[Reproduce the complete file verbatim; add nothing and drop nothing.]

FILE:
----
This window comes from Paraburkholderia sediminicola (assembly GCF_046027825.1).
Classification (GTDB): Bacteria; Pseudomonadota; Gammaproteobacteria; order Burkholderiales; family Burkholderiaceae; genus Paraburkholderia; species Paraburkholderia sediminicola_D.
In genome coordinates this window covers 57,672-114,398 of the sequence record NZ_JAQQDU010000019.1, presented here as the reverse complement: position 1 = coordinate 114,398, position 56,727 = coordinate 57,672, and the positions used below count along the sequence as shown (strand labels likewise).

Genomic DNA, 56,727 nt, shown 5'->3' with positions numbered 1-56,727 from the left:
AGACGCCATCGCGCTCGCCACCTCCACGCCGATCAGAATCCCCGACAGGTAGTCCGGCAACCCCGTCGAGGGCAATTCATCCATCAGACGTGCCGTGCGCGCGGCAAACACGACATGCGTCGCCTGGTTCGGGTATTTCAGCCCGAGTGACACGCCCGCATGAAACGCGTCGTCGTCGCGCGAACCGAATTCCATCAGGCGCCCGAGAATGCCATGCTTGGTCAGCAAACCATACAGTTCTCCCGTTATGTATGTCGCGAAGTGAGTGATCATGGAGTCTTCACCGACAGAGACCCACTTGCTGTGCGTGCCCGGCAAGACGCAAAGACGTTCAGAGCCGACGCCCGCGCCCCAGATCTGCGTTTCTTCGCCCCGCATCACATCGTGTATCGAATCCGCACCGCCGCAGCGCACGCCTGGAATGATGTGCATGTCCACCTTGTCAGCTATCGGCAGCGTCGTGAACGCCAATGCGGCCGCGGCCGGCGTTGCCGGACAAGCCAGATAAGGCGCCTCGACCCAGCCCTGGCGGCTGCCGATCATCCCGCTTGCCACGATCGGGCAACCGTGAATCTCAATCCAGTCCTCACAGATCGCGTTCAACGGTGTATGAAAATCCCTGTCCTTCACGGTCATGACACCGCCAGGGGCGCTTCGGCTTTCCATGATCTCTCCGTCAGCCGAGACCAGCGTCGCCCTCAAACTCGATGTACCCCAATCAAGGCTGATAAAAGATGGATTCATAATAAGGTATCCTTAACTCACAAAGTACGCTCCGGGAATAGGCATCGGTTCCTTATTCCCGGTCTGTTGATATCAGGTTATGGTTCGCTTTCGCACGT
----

This window comes from Paraburkholderia sediminicola (assembly GCF_046027825.1).
Classification (GTDB): Bacteria; Pseudomonadota; Gammaproteobacteria; order Burkholderiales; family Burkholderiaceae; genus Paraburkholderia; species Paraburkholderia sediminicola_D.
In genome coordinates this window covers 57,672-114,398 of the sequence record NZ_JAQQDU010000019.1, presented here as the reverse complement: position 1 = coordinate 114,398, position 56,727 = coordinate 57,672, and the positions used below count along the sequence as shown (strand labels likewise).

Genomic DNA, 56,727 nt, shown 5'->3' with positions numbered 1-56,727 from the left:
AGACGCCATCGCGCTCGCCACCTCCACGCCGATCAGAATCCCCGACAGGTAGTCCGGCAACCCCGTCGAGGGCAATTCATCCATCAGACGTGCCGTGCGCGCGGCAAACACGACATGCGTCGCCTGGTTCGGGTATTTCAGCCCGAGTGACACGCCCGCATGAAACGCGTCGTCGTCGCGCGAACCGAATTCCATCAGGCGCCCGAGAATGCCATGCTTGGTCAGCAAACCATACAGTTCTCCCGTTATGTATGTCGCGAAGTGAGTGATCATGGAGTCTTCACCGACAGAGACCCACTTGCTGTGCGTGCCCGGCAAGACGCAAAGACGTTCAGAGCCGACGCCCGCGCCCCAGATCTGCGTTTCTTCGCCCCGCATCACATCGTGTATCGAATCCGCACCGCCGCAGCGCACGCCTGGAATGATGTGCATGTCCACCTTGTCAGCTATCGGCAGCGTCGTGAACGCCAATGCGGCCGCGGCCGGCGTTGCCGGACAAGCCAGATAAGGCGCCTCGACCCAGCCCTGGCGGCTGCCGATCATCCCGCTTGCCACGATCGGGCAACCGTGAATCTCAATCCAGTCCTCACAGATCGCGTTCAACGGTGTATGAAAATCCCTGTCCTTCACGGTCATGACACCGCCAGGGGCGCTTCGGCTTTCCATGATCTCTCCGTCAGCCGAGACCAGCGTCGCCCTCAAACTCGATGTACCCCAATCAAGGCTGATAAAAGATGGATTCATAATAAGGTATCCTTAACTCACAAAGTACGCTCCGGGAATAGGCATCGGTTCCTTATTCCCGGTCTGTTGATATCAGGTTATGGTTCGCTTTCGCACGT